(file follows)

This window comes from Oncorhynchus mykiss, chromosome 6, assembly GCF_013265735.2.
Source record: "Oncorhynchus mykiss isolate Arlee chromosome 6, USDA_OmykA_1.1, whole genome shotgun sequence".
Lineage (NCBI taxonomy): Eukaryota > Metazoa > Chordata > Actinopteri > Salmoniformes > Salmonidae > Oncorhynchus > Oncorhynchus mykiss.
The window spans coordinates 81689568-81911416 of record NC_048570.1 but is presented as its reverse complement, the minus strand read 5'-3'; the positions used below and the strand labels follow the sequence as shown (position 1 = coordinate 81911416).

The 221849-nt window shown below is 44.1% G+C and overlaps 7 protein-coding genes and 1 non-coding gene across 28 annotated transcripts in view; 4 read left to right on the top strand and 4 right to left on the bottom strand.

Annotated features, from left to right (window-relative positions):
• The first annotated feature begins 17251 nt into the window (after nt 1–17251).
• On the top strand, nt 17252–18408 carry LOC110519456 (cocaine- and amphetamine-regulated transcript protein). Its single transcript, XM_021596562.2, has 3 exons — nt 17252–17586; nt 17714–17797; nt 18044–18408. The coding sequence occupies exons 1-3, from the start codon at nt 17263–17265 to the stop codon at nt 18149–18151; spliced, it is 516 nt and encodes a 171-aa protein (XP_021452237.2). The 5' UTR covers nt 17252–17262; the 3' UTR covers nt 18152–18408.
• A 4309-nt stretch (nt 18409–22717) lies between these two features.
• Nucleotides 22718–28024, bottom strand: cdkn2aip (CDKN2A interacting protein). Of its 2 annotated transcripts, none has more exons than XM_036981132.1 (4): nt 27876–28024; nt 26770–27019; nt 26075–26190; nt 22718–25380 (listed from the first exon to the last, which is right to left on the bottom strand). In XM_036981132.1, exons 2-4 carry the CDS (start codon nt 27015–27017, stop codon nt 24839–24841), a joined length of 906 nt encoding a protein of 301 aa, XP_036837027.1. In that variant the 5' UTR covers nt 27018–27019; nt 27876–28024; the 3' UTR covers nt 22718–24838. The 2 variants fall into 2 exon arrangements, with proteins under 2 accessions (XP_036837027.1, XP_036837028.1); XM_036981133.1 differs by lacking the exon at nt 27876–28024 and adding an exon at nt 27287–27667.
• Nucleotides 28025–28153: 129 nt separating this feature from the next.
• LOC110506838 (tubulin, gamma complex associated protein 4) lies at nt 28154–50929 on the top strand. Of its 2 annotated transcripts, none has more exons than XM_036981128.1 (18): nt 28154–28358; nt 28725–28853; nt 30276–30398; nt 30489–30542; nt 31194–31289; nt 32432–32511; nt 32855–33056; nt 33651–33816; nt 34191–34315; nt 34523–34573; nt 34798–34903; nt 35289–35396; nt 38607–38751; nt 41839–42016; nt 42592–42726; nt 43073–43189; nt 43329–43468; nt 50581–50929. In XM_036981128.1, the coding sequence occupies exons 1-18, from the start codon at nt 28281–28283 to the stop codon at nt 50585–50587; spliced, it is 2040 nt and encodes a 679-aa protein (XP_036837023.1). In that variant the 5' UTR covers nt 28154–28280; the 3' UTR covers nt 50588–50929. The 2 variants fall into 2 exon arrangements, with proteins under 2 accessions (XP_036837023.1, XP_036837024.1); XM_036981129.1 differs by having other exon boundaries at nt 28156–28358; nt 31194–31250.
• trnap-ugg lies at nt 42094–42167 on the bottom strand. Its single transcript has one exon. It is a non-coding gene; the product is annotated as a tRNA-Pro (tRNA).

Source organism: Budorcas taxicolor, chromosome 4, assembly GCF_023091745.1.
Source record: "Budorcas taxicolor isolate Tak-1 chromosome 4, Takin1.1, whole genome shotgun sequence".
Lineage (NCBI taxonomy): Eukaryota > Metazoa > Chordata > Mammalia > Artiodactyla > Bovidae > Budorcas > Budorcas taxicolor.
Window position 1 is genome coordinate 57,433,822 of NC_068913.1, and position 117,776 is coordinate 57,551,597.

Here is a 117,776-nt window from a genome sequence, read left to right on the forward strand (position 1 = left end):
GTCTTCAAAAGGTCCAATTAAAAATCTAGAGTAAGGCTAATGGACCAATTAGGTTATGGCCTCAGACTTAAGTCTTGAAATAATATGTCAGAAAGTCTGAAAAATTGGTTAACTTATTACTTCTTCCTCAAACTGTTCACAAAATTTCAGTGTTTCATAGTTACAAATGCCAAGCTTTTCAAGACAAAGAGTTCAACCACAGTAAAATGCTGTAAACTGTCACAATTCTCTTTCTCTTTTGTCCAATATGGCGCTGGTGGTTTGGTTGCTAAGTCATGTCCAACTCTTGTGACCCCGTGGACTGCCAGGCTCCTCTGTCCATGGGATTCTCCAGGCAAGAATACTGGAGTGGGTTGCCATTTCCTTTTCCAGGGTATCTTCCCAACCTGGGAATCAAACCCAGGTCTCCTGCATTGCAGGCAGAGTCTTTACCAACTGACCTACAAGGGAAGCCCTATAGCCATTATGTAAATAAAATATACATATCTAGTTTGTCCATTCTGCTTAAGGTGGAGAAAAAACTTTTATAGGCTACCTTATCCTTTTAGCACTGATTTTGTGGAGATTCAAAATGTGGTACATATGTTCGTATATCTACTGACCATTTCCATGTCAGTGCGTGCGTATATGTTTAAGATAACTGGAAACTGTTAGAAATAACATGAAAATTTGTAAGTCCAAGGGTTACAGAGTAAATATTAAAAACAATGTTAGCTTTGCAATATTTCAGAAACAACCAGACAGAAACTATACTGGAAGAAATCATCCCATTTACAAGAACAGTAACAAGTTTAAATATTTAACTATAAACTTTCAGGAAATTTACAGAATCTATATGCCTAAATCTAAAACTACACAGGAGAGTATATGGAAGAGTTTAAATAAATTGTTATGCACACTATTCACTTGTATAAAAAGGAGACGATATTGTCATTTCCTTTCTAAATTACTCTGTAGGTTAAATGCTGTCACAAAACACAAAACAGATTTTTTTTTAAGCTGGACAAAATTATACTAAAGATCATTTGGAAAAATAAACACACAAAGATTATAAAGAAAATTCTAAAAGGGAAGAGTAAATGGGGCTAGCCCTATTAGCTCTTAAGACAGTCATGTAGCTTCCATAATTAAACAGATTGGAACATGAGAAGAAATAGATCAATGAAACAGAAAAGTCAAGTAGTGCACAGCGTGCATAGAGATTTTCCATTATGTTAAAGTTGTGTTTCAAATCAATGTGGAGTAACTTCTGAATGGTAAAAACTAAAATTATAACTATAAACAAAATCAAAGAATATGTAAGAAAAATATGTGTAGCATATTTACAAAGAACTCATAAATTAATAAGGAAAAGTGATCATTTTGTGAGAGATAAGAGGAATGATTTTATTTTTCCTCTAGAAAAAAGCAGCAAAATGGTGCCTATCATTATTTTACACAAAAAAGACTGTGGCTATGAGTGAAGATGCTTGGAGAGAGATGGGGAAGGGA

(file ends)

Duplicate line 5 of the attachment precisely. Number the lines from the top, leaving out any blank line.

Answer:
The 221849-nt window shown below is 44.1% G+C and overlaps 7 protein-coding genes and 1 non-coding gene across 28 annotated transcripts in view; 4 read left to right on the top strand and 4 right to left on the bottom strand.